‘East Coast rapist’ suspect held on $1.5 million bond

LOCKUP: Aaron Thomas, suspected of being the "East Coast rapist," leaves court Monday after his arraignment in New Haven, Conn. (Associated Press)LOCKUP: Aaron Thomas, suspected of being the “East Coast rapist,” leaves court Monday after his arraignment in New Haven, Conn. (Associated Press)
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Authorities said they collected a cigarette butt Mr. Thomas discarded last week as he left New Haven Superior Court, where he faces an unrelated burglary charge. DNA taken from the cigarette matched that from the attacks linked to the “East Coast rapist,” according to police.

“It was a week when the predator became the prey,” Mark Magaw, acting police chief of Prince George’s County, said Monday.

When Mr. Thomas was arrested Friday, investigators said he asked, “Why haven’t you picked me up sooner?”

Prosecutor David Strollo said Monday that Mr. Thomas described himself as having “a Dr. Jekyll and Mr. Hyde” personality when it comes to women. Mr. Strollo said Mr. Thomas made incriminating statements to investigators about his involvement in other rapes.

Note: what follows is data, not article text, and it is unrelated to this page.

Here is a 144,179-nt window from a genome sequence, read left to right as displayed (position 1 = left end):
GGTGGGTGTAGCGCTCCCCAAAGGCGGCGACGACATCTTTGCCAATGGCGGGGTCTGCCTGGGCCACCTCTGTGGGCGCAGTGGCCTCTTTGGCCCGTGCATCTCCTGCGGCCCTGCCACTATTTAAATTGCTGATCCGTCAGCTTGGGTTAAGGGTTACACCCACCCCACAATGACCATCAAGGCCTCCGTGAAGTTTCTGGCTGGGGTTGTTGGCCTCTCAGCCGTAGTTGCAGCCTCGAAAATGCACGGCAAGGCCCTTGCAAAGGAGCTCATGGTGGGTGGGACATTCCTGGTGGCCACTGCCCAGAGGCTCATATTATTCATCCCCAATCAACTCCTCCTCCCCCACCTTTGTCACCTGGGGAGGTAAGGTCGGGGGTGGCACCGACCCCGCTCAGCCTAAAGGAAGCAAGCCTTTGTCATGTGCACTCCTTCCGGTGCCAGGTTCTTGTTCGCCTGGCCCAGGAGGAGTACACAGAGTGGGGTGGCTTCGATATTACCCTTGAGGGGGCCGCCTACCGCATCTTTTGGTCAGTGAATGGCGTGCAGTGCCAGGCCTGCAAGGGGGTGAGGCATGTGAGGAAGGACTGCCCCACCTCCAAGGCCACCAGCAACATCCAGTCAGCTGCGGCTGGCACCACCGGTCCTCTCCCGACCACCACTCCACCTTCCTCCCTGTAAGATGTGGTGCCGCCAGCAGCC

Mr. Thomas‘ public defender, Joe Lopez, said he had attempted to waive his client’s appearance at the court hearing, which a judge denied. Mr. Lopez declined to comment afterward.

Mr. Thomas tried to hang himself Saturday in his cell, police said, but was returned to jail after a brief hospital stay.

According to the Hartford (Conn.) Courant newspaper, he lived with his girlfriend in a two-story New Haven house, where he often left his tractor-trailer parked out front. Investigators think he used to live in the Washington area. His mother still lives in Clarke County, Va.

According to the Courant, traffic citations indicate that Mr. Thomas lived in Clarke County, Woodbridge and Berryville, Va.

This article is based in part on wire service reports.

© Copyright 2014 The Washington Times, LLC. Click here for reprint permission.

About the Author
Ben Conery

Ben Conery

Ben Conery is a member of the investigative team covering the Supreme Court and legal affairs. Prior to coming to The Washington Times in 2008, Mr. Conery covered criminal justice and legal affairs for daily newspapers in Connecticut and Massachusetts. He was a 2006 recipient of the New England Newspaper Association’s Publick Occurrences Award for a series of articles about ...

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